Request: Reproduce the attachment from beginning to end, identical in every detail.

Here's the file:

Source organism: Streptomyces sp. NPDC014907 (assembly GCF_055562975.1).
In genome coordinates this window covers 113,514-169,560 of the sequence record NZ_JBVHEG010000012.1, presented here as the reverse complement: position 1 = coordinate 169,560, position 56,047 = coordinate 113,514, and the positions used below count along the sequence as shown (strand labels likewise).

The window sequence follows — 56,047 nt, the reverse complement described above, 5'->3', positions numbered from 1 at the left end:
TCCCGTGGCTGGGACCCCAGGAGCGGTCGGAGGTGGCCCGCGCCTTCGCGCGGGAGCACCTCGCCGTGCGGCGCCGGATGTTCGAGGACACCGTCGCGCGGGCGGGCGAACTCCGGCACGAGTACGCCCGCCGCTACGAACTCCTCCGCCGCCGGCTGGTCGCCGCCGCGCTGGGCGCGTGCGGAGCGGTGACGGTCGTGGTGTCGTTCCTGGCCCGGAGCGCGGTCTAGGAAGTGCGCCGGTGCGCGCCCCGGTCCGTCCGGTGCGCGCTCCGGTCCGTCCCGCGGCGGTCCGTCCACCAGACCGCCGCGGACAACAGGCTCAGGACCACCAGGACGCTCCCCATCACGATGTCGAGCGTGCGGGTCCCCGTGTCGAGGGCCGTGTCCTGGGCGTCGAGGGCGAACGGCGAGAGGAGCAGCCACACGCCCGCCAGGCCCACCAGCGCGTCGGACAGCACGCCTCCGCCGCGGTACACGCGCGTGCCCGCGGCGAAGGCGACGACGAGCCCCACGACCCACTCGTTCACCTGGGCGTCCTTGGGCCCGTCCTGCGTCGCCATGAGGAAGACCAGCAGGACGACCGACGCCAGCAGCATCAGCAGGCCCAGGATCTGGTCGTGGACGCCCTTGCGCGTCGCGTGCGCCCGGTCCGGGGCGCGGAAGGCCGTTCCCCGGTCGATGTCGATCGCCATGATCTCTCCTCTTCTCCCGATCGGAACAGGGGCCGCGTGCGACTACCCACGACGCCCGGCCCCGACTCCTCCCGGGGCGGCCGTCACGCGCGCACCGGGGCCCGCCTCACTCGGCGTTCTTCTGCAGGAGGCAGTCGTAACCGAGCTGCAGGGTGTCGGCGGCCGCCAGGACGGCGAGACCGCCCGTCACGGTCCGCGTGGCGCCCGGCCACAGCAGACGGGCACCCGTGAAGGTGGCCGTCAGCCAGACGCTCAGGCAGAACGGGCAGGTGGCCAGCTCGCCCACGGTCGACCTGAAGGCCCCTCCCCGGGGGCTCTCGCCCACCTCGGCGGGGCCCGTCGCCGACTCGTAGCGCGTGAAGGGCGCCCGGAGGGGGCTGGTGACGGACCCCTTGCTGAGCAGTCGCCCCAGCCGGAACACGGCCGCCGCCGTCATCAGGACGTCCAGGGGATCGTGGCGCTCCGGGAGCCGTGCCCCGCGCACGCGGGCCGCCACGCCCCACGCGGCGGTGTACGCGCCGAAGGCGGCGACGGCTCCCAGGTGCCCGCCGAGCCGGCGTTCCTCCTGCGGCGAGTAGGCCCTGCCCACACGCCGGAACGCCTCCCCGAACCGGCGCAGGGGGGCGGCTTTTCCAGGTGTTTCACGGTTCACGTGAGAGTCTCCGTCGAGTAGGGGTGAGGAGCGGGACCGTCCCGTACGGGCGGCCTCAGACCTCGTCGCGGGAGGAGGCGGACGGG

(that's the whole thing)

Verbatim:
Source organism: Streptomyces sp. NPDC014907 (assembly GCF_055562975.1).
In genome coordinates this window covers 113,514-169,560 of the sequence record NZ_JBVHEG010000012.1, presented here as the reverse complement: position 1 = coordinate 169,560, position 56,047 = coordinate 113,514, and the positions used below count along the sequence as shown (strand labels likewise).

The window sequence follows — 56,047 nt, the reverse complement described above, 5'->3', positions numbered from 1 at the left end:
TCCCGTGGCTGGGACCCCAGGAGCGGTCGGAGGTGGCCCGCGCCTTCGCGCGGGAGCACCTCGCCGTGCGGCGCCGGATGTTCGAGGACACCGTCGCGCGGGCGGGCGAACTCCGGCACGAGTACGCCCGCCGCTACGAACTCCTCCGCCGCCGGCTGGTCGCCGCCGCGCTGGGCGCGTGCGGAGCGGTGACGGTCGTGGTGTCGTTCCTGGCCCGGAGCGCGGTCTAGGAAGTGCGCCGGTGCGCGCCCCGGTCCGTCCGGTGCGCGCTCCGGTCCGTCCCGCGGCGGTCCGTCCACCAGACCGCCGCGGACAACAGGCTCAGGACCACCAGGACGCTCCCCATCACGATGTCGAGCGTGCGGGTCCCCGTGTCGAGGGCCGTGTCCTGGGCGTCGAGGGCGAACGGCGAGAGGAGCAGCCACACGCCCGCCAGGCCCACCAGCGCGTCGGACAGCACGCCTCCGCCGCGGTACACGCGCGTGCCCGCGGCGAAGGCGACGACGAGCCCCACGACCCACTCGTTCACCTGGGCGTCCTTGGGCCCGTCCTGCGTCGCCATGAGGAAGACCAGCAGGACGACCGACGCCAGCAGCATCAGCAGGCCCAGGATCTGGTCGTGGACGCCCTTGCGCGTCGCGTGCGCCCGGTCCGGGGCGCGGAAGGCCGTTCCCCGGTCGATGTCGATCGCCATGATCTCTCCTCTTCTCCCGATCGGAACAGGGGCCGCGTGCGACTACCCACGACGCCCGGCCCCGACTCCTCCCGGGGCGGCCGTCACGCGCGCACCGGGGCCCGCCTCACTCGGCGTTCTTCTGCAGGAGGCAGTCGTAACCGAGCTGCAGGGTGTCGGCGGCCGCCAGGACGGCGAGACCGCCCGTCACGGTCCGCGTGGCGCCCGGCCACAGCAGACGGGCACCCGTGAAGGTGGCCGTCAGCCAGACGCTCAGGCAGAACGGGCAGGTGGCCAGCTCGCCCACGGTCGACCTGAAGGCCCCTCCCCGGGGGCTCTCGCCCACCTCGGCGGGGCCCGTCGCCGACTCGTAGCGCGTGAAGGGCGCCCGGAGGGGGCTGGTGACGGACCCCTTGCTGAGCAGTCGCCCCAGCCGGAACACGGCCGCCGCCGTCATCAGGACGTCCAGGGGATCGTGGCGCTCCGGGAGCCGTGCCCCGCGCACGCGGGCCGCCACGCCCCACGCGGCGGTGTACGCGCCGAAGGCGGCGACGGCTCCCAGGTGCCCGCCGAGCCGGCGTTCCTCCTGCGGCGAGTAGGCCCTGCCCACACGCCGGAACGCCTCCCCGAACCGGCGCAGGGGGGCGGCTTTTCCAGGTGTTTCACGGTTCACGTGAGAGTCTCCGTCGAGTAGGGGTGAGGAGCGGGACCGTCCCGTACGGGCGGCCTCAGACCTCGTCGCGGGAGGAGGCGGACGGG